Concerns Over Biden’s Mental Fitness for Office Grow: Should Congress Intervene?

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President Biden’s recent performances have sparked fresh concerns about his mental fitness for office. Since the first presidential debate, several lawmakers have called for the 25th Amendment to be invoked, citing the President’s apparent cognitive decline. However, Congress can play a crucial role in assessing Biden’s condition by demanding access to his medical records.

The White House has so far been tight-lipped about the President’s medical history, leaving the public with more questions than answers. Despite this, Biden’s recent interview with George Stephanopoulos offered some glimmers of insight into his mental state. While he appeared more coherent than in the debate, his memory still faltered on several occasions. He struggled to recall specific events, names, and even the polls that have him trailing Donald Trump.

Medical experts have also weighed in, calling for Biden to undergo cognitive tests to address growing concerns about his brain health. Some physicians have observed Biden’s confused rambling, sudden loss of concentration, and flat expression, which they believe may indicate a neurological disorder. While they did not make a diagnosis, they urged the President to undergo testing to determine the extent of any cognitive impairment.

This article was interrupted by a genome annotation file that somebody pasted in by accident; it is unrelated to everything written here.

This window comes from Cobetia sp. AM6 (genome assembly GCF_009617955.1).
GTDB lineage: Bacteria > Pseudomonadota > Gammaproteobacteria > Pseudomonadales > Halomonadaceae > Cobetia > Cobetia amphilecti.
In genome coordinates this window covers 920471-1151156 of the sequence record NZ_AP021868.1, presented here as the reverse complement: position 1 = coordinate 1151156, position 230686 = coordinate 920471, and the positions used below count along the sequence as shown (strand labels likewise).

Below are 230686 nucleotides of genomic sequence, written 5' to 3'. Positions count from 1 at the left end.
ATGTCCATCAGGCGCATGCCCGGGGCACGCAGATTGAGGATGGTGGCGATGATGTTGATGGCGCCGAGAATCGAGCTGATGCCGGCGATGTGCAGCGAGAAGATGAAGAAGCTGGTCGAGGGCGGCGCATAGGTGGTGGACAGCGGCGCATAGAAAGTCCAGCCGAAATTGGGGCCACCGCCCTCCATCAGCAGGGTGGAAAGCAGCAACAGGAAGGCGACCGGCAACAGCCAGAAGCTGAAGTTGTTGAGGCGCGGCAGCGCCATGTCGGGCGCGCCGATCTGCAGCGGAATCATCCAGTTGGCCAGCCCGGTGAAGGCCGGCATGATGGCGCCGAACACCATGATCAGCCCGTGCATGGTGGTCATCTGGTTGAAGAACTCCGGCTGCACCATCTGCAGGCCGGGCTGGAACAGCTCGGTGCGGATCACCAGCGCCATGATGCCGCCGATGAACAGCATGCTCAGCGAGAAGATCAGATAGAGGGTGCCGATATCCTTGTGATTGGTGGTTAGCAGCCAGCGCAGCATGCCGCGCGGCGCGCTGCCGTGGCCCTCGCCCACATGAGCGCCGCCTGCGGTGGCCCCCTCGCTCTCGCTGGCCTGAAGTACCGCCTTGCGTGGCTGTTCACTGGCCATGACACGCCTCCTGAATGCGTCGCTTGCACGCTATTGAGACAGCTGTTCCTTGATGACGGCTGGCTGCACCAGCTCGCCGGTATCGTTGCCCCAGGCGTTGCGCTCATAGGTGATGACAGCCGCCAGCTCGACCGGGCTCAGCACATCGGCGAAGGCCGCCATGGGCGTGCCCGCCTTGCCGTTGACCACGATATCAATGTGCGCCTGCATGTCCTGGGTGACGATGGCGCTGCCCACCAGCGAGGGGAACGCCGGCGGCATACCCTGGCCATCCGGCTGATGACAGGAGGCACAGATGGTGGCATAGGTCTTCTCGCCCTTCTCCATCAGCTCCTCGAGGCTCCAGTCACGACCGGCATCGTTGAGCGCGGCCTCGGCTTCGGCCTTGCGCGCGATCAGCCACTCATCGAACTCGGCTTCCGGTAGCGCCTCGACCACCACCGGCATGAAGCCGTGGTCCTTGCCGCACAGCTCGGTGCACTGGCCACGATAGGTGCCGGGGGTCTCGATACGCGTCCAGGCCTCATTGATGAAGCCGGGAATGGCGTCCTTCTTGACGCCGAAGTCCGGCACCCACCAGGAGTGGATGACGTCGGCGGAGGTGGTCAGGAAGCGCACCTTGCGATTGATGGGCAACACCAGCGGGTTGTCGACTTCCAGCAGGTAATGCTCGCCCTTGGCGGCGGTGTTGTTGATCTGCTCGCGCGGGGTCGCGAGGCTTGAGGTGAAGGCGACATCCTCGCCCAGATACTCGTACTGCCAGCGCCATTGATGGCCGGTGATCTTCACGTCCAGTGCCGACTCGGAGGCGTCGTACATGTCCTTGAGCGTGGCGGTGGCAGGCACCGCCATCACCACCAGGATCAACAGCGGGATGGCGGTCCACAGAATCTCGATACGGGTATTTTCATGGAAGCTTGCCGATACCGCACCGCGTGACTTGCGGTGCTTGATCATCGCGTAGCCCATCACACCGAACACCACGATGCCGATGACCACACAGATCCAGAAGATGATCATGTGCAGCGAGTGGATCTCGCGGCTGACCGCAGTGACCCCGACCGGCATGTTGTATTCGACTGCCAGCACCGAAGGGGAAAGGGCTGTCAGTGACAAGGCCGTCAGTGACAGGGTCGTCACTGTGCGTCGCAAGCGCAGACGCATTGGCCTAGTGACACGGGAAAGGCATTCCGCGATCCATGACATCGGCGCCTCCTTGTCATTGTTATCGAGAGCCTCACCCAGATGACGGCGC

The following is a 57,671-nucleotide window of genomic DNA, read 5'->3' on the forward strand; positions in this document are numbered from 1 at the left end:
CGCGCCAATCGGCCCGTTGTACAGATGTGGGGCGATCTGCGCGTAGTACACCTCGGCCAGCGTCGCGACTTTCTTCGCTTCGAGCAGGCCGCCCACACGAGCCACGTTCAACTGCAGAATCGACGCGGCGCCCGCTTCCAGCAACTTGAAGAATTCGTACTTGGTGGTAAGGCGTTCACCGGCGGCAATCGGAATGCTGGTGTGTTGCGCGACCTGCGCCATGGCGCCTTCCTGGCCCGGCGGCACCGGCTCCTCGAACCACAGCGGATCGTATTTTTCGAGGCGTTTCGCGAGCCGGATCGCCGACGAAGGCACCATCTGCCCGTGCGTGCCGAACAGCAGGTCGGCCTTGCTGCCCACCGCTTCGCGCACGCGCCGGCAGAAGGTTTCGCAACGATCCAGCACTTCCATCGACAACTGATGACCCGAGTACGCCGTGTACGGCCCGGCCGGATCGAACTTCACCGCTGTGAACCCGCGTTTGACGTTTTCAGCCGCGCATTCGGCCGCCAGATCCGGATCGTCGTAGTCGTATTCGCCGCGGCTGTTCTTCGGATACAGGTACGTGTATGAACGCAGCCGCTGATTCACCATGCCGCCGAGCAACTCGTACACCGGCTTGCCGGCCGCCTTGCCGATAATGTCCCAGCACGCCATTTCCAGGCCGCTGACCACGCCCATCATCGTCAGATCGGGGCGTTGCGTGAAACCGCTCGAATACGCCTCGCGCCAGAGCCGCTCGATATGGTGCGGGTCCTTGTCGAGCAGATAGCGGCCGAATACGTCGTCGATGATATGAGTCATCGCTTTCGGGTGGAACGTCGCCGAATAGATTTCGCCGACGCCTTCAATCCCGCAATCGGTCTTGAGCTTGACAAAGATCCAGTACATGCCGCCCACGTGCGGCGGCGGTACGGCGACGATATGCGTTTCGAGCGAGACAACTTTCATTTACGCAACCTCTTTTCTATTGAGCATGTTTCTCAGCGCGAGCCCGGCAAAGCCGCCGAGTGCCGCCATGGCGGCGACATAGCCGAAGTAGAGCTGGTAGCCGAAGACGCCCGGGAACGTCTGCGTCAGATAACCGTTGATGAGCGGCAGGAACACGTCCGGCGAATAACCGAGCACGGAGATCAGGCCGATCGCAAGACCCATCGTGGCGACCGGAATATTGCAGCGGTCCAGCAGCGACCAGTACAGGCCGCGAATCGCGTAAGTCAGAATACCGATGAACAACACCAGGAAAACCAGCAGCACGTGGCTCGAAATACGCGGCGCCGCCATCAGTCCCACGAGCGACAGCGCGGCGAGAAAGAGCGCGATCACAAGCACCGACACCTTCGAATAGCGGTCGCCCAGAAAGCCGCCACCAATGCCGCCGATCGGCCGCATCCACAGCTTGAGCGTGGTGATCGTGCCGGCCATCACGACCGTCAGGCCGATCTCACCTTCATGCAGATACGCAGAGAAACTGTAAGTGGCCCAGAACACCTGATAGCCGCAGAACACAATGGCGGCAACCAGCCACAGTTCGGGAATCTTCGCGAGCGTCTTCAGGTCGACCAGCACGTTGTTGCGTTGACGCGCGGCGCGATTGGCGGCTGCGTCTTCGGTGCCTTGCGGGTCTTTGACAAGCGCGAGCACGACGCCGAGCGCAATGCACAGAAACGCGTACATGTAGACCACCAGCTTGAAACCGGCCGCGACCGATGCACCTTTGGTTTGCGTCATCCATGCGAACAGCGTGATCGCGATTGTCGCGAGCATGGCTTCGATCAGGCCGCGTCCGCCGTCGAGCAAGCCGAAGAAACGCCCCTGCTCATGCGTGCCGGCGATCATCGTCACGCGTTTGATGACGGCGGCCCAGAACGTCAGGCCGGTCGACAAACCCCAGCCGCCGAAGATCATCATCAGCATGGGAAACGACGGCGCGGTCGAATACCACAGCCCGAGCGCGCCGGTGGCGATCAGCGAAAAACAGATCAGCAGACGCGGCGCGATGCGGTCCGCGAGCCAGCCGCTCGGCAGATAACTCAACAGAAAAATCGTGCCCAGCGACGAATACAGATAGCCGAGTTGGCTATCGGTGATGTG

Congress has the power to subpoena Biden’s existing medical records, which could shed light on any private concerns his physician may have raised. The White House has been secretive about the President’s medical history, but reports suggest that his physician met with a neurologist earlier this year. An investigation could also examine how Biden’s closest staffers have managed his condition, potentially creating a “Potemkin presidency” by hiding his mental decline from the public.

Conservative critics may argue that Congress should not investigate Biden’s medical records, citing potential precedent for future Democratic administrations. However, this argument holds little water when the safety of the country is at stake. Congress has a duty to ensure that the President is fit for office and capable of making informed decisions. In this case, the potential risks to national security outweigh any petty political concerns.

Christopher Jacobs
Christopher Jacobs
Chris Jacobs is founder and CEO of Juniper Research Group, and author of the book The Case Against Single Payer.

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